Parenting. Webster defines it as “taking care of someone in a manner of a parent,” but what does that really mean? What is proper parenting and how can parents juggle their daily tasks to take care of their children in today’s lifestyle? If it is true that we learn parenting behavior from our parents, then we need a crash course on how to apply the teachings of 30 years ago into today’s fast-pace lifestyle.
Our society has pushed us to expect instant gratification; we have brainwashed ourselves into expecting things quickly and often effortlessly. The convenience of 24/7 gas stations, grocery stores, restaurants and supermarkets has set a pattern in our behavior and expectancy.
Unfortunately (and fortunately) this does not apply when it comes to parenting, as proper parenting takes time and effort. It requires repetition and consistency, and it also requires a clear line of communication between parents and children. The old cliché that you don’t need to spend quantity time but just quality time is misleading. You need to spend quality time in quantity. This is even more relevant in today’s Internet era. How much time do you have your child’s full attention?
How many electronic devices do your children have access to each day? From the time they awake and leave for school, until they are back at home and in bed, they have probably had access to an iPod, cell phone or computer, all of which link directly or indirectly to the Internet.
The Internet is a great source of information for education and entertainment, but without proper parenting and supervision, it can be a dangerous place for your children. The Internet is a virtual reality store that is open 24/7. With a click of a button, your children can instantly gain access to inappropriate materials or worse, be in contact with strangers. Too often, we have seen the destruction of children exploited or abducted by people they have met on the Internet.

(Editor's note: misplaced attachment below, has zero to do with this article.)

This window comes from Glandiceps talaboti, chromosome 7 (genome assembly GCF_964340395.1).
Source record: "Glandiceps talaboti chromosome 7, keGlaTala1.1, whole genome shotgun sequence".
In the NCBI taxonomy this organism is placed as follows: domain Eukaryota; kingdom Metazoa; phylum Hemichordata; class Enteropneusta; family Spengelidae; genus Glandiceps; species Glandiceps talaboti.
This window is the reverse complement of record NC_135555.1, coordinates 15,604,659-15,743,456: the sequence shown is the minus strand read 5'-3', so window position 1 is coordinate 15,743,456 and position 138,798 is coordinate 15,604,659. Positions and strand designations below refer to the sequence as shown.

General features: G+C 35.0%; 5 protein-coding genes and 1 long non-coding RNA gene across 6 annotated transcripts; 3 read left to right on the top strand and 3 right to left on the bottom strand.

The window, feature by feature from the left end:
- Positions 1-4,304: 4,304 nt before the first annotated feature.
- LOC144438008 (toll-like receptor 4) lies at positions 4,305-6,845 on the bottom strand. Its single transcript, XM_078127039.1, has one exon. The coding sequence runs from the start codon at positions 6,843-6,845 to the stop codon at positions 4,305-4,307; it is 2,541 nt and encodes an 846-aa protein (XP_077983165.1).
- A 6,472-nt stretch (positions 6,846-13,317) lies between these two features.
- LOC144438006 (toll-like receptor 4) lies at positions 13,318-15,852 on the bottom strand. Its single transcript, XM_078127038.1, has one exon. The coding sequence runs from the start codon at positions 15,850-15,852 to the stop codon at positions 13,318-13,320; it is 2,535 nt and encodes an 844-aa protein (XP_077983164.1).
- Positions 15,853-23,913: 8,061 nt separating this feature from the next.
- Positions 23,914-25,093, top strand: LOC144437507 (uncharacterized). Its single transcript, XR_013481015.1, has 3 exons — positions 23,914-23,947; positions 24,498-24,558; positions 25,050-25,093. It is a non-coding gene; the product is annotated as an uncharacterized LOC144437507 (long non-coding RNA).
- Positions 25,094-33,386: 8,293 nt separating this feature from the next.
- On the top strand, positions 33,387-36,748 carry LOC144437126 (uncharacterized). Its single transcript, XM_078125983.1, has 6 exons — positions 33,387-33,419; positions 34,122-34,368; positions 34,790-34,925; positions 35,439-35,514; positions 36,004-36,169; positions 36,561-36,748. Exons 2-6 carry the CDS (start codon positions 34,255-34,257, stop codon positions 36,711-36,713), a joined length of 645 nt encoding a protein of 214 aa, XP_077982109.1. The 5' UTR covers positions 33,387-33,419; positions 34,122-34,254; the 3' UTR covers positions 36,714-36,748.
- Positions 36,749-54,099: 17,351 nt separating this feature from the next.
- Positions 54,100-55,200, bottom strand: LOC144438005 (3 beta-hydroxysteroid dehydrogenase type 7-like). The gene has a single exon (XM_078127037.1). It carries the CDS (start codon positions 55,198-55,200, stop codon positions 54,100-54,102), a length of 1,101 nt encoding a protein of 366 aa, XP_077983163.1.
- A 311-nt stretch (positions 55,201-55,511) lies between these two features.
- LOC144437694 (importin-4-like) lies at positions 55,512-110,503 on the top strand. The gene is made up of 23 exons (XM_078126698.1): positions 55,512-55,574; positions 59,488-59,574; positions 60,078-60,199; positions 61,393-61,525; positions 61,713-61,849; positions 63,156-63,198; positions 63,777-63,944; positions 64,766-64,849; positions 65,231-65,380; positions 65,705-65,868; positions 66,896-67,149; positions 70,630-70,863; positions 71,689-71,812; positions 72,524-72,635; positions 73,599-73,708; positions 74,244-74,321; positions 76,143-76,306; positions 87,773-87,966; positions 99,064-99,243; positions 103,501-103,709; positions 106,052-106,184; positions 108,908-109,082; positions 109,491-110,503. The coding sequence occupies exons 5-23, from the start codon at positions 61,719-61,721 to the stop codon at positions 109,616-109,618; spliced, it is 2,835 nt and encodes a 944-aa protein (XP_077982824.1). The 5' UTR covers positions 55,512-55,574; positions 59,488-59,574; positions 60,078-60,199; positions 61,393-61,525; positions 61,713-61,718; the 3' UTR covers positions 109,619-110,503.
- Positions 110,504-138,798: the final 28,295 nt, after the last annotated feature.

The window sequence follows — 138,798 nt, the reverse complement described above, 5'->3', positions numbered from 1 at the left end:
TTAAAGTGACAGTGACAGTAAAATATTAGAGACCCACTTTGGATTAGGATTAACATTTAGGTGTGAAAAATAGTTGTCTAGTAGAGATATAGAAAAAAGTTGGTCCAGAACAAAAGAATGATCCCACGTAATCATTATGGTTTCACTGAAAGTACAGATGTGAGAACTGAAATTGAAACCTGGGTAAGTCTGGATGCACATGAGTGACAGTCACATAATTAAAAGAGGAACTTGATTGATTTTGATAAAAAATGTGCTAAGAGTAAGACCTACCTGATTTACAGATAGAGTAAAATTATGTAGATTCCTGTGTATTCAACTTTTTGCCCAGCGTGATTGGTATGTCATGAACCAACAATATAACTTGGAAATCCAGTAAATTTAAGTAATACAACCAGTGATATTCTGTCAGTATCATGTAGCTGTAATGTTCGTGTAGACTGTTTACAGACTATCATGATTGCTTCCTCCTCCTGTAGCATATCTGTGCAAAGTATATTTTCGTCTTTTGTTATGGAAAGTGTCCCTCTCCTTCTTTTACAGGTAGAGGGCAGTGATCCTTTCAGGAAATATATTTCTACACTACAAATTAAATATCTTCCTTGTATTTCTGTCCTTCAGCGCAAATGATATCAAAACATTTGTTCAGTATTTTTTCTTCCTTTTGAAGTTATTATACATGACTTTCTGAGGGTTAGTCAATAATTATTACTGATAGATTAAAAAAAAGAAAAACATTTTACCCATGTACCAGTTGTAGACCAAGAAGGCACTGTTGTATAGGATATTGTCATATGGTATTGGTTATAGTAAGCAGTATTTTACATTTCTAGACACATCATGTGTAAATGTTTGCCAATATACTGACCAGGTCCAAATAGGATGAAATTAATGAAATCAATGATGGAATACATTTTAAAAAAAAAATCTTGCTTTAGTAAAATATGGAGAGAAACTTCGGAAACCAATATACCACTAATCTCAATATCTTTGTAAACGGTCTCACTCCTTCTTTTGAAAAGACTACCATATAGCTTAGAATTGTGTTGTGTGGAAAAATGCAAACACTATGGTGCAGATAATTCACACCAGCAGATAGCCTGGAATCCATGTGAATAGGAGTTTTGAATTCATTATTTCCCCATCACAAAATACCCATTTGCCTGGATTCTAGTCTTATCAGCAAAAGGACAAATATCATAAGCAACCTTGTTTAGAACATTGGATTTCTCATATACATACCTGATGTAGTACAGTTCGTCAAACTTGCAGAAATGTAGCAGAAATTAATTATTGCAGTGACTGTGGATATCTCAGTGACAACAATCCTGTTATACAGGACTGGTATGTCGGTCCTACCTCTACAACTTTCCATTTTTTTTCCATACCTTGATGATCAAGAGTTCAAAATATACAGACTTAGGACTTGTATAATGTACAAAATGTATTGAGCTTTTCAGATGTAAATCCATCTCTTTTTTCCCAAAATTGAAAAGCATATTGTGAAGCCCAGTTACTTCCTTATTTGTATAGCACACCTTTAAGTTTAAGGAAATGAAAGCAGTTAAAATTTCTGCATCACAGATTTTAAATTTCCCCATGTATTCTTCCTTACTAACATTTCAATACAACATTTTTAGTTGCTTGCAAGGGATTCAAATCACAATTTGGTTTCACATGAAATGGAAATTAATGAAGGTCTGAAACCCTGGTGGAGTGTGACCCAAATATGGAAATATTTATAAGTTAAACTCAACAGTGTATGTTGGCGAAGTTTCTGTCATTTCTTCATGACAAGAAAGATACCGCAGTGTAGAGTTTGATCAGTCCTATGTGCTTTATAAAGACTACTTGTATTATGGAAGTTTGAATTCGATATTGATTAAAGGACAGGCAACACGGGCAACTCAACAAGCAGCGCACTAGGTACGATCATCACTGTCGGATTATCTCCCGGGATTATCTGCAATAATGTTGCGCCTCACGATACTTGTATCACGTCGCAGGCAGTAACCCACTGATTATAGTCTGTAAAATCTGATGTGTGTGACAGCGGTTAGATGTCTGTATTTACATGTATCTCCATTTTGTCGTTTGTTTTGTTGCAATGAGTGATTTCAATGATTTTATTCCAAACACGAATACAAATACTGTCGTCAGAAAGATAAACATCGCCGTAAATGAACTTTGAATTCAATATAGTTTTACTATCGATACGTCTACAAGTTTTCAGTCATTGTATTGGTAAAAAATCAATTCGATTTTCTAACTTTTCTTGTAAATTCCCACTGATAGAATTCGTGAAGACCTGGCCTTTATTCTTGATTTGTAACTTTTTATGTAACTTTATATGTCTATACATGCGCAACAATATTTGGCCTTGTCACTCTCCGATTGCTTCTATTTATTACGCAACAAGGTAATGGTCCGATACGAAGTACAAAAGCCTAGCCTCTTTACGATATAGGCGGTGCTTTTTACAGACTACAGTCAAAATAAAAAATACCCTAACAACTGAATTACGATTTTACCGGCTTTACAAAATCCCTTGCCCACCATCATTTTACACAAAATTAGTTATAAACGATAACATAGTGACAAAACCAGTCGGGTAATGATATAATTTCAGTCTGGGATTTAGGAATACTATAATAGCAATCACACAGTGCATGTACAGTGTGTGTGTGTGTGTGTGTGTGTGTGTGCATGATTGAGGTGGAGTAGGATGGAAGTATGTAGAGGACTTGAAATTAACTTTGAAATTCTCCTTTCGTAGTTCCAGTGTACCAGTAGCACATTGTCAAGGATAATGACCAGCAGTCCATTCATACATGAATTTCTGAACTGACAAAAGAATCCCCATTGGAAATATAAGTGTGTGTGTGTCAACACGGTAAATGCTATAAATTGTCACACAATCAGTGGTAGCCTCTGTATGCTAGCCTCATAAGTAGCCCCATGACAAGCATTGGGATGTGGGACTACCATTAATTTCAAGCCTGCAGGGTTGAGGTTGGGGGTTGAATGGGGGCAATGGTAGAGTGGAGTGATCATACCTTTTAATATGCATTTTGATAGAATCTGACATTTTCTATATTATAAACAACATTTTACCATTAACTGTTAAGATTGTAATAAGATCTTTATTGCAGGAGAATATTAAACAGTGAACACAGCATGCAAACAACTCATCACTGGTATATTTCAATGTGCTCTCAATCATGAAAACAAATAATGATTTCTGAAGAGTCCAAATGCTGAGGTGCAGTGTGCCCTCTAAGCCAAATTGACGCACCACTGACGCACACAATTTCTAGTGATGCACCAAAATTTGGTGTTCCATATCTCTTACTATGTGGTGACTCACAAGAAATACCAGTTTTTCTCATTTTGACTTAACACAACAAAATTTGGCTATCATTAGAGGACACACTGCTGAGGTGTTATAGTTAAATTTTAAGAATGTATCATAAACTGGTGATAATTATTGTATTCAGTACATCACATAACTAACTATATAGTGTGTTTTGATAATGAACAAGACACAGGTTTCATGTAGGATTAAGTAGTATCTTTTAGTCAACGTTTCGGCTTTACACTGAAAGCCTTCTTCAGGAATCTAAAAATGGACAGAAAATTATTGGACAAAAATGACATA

Does this mean the Internet is bad for our children? Absolutely NOT. Our children’s minds are like sponges— they absorb everything around them. It is our duty as parents to properly guide them to absorb things that are nutritiously healthy for their minds.
So how do we effectively protect our children when using the Internet?
- Set rules. Set rules as to when and where your children can surf online. Set rules as to whom your children can chat. Set rules as to when they can play games online. Set rules and stick with them.
- Don’t spy on your children. Supervise and oversee your children but don’t spy on their every move. Put yourself in their shoes; how can you effectively create trust if they know you are spying on them? Spying is a reactive approach; it does nothing to prevent your children from getting into trouble.
- Teach your children to treat their online friends as if they were real-life friends. That’s right. Not only do you have to do this, but you also have to TEACH your children to do this as well. In real life, children are fairly selective as to who they want as friends. Teach them to also be selective online.
- Teach your children to keep personal information private. Never reveal information such as name, school, phone number, sports, music, religion or social hang outs to a stranger. Teach your children to tell their friends not to share information with others. If they know someone who has a tendency to jab, don’t share your personal information with him.
- Never allow your children to have access to webcams (video chat) or microphones (audio chat). These are the most dangerous forms of communication on the Internet.
- Place the computer where it can be supervised. Never put a computer in a child’s room where they can be online without supervision. While we recognize that putting a computer in the middle of the living room is not always practical, we recommend that you place the computer where it can “easily” be supervised. Putting a computer in the center of the house without proper supervision is like putting it in the corner of the child’s bedroom.
- Get the right tool to help you supervise your children online, help enforce the rules you set up and help keep unauthorized people from reaching your children via the Internet. While this may seem obvious, make sure that every computer in your house is also protected. Parents can’t always be around to supervise and protect their children while they are online.
Education begins at home, and it should continue at home. Educated children can still be curious or mischievous and could get themselves into dangerous situations. Thus, prevention begins with your involvement. This is the only way to limit the risks your children face on the Internet.